April 2019 NetWork Times;The measles outbreak continues to spread in the United States, surpassing 700 cases this year, federal health officials said on Monday. The virus has now been found in 22 states.
More than 500 of the 704 cases recorded as of last Friday were in people who had not been vaccinated, the Centers for Disease Control and Prevention reported. Sixty-six people have been hospitalized.
About 400 of the cases have been found in New York City and its suburbs, mostly in Orthodox Jewish communities. That outbreak has spread to Detroit.
Los Angeles is now experiencing a fast-growing outbreak, and hundreds of university students who are thought to have been exposed and cannot prove that they have had their shots have been asked to quarantine themselves at home.
Last Wednesday, the C.D.C. said the number of cases had surpassed the previous high of 667, set in 2014. This year’s outbreak is the largest since the disease was declared eliminated in the United States in 2000. In 1994, there were 963 cases.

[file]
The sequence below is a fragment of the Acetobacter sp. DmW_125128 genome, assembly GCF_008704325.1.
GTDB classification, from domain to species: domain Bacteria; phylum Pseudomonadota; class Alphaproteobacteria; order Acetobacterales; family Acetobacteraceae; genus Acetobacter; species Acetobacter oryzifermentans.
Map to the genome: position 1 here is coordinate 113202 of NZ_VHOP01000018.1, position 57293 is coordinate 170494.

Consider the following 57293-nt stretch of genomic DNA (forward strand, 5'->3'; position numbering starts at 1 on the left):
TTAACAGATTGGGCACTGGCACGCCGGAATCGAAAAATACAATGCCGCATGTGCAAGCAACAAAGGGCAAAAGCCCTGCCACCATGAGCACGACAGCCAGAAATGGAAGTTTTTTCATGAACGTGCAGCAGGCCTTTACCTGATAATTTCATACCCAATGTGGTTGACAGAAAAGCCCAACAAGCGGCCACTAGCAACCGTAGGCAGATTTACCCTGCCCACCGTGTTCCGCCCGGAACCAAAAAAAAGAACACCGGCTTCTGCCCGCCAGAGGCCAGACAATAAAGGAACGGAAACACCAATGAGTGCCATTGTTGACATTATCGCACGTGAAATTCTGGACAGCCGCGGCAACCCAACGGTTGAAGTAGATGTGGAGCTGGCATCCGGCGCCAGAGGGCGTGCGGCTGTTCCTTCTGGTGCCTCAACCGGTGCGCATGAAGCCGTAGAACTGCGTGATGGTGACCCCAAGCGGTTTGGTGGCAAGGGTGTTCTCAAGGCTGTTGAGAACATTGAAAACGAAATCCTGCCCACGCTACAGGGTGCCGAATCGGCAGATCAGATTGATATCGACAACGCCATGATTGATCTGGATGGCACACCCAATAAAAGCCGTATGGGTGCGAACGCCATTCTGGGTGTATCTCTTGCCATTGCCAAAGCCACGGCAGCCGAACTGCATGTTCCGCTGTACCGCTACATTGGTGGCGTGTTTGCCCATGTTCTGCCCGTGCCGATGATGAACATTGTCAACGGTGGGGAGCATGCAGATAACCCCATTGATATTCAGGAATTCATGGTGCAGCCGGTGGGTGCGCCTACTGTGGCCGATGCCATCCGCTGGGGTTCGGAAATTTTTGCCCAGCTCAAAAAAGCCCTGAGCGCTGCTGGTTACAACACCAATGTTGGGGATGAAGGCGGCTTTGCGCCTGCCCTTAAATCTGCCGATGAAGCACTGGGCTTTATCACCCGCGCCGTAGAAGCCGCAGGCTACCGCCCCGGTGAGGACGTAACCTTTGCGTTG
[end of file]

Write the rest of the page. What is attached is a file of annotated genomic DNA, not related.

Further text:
Elimination in 2000 meant measles virus was no longer circulating in the United States, as it presumably had since European settlers first brought it to this hemisphere in the 15th or 16th century. Each year after 2000, a few cases arrived from overseas, either in immigrants or in returning tourists, but each outbreak was snuffed out.
More than 94 percent of American parents vaccinate their children against measles and other diseases, Dr. Robert Redfield, director of the C.D.C., said on Monday.
His agency “is working to reach the small percentage of vaccine-hesitant individuals,” he said. “Vaccines are safe and do not cause autism.”
About 100,000 children in this country under age 2 have not been vaccinated, he said, meaning they are vulnerable in this outbreak.
Some infants are not immunized because their parents avoid vaccination. Others cannot be protected either because they are allergic to components of the vaccine or are, for example, taking cancer or organ-transplant medications that suppress their immune systems.
“We must join together as a nation to once again eliminate measles,” Dr. Redfield said.
This year’s widespread outbreak was sparked by people infected with measles who have come into this country since last year, the C.D.C. said. The measles strains detected were most frequently from Ukraine, Israel and the Philippines.